|The Thematic Fields of Microbial Ecology |
Auteur(s): Bertrand J.-C., Caumette Pierre, Lebaron Philippe, Normand Philippe
Chapître d'ouvrage: Environmental Microbiology: Fundamentals And Applications, vol. p.3-7 (2014)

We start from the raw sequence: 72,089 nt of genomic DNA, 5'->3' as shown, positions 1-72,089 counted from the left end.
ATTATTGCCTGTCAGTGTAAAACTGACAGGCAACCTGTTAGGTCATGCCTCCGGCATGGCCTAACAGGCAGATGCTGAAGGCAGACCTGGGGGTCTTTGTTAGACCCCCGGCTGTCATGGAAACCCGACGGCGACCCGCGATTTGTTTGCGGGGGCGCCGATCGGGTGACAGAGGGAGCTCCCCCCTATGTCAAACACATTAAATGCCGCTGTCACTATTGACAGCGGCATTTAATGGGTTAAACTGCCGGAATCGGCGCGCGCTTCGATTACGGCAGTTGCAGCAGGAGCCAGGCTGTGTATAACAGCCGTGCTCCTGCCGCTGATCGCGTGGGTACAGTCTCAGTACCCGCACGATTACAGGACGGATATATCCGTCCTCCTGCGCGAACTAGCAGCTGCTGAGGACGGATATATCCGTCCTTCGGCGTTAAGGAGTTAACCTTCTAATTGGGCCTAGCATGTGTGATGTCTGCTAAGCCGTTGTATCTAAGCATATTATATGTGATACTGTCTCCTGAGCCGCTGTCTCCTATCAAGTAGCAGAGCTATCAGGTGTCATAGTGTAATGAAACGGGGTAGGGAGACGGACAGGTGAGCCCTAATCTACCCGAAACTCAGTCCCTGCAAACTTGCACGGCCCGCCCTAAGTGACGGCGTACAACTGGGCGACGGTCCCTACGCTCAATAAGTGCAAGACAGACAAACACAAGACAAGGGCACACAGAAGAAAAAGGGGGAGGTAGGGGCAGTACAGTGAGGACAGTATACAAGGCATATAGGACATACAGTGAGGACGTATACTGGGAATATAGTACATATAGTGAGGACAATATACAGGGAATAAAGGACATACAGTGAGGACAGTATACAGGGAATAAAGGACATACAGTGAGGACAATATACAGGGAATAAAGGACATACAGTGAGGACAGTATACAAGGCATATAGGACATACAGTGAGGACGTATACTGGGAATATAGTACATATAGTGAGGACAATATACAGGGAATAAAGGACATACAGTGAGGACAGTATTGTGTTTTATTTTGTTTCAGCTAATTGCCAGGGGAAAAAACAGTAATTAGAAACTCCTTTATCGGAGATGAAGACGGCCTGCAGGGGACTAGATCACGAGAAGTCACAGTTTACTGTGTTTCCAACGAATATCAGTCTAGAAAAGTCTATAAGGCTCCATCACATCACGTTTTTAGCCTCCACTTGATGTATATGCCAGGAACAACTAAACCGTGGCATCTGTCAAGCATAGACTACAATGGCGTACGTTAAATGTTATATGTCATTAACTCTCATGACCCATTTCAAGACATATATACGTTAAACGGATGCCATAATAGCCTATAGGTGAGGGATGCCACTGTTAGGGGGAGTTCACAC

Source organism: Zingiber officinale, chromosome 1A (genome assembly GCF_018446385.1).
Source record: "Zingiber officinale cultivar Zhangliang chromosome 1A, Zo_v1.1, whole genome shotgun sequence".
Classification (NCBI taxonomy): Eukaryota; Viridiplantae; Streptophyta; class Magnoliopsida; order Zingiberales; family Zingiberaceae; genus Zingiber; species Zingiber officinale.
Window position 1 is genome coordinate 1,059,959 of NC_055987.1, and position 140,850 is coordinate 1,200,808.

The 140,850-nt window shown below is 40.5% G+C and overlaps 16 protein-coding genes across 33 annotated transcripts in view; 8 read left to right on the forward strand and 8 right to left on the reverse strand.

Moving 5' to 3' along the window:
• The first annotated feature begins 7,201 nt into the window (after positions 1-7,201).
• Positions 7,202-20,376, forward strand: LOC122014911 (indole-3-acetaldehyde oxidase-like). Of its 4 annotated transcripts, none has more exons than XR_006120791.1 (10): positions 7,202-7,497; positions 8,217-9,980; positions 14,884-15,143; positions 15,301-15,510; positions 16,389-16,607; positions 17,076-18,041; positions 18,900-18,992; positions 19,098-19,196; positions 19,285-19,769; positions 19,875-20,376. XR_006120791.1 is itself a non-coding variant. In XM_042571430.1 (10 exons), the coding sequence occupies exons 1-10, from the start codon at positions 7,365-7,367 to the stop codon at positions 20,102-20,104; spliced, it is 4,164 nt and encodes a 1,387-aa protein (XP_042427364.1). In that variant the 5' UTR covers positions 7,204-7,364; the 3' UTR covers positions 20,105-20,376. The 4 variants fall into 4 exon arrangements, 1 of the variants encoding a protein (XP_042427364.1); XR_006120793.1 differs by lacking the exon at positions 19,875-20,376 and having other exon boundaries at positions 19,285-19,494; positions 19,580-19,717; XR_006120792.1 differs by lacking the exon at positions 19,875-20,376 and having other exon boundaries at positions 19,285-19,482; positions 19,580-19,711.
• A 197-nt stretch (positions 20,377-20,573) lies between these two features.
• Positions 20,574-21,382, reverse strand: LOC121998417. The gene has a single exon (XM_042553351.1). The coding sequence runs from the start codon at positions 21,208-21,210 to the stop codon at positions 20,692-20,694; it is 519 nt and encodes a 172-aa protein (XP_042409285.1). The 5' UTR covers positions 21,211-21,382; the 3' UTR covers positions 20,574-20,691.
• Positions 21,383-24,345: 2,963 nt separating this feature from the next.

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The microbial world, generally invisible to the naked eye, has largely shaped our environment and has been instrumental in the emergence and evolution of all other living organisms on Earth. These microscopic unicellular organisms were for 3 billion years the only forms of life on our planet.Their most spectacular action was the modification of the primitive atmosphere: the dioxygen certainly not present initially reached its present concentration (21 % of the gas content of the atmosphere) through the action of microorganisms that are able of oxygenic photosynthesis. For the evolution of life, it is now widely accepted that multicellular life forms extremely complex have emerged from eukaryote microorganisms classified in the kingdom Plantae and in the Stramenopiles and Opisthokonta (especially metazoans which includes humans). These life forms are still dependent on the activity of microorganisms.If a disaster, whether natural or caused by humans, should annihilate all nonmicrobial living species, it is likely that some microorganisms that have colonized all oceans (from the surface to the abyssal domain) and the earth’s crust (to a depth of hundreds of meters) would be spared and would allow the initiation of a new evolution process, whatever the new environmental conditions at the end of this disaster, except in the absence of liquid water.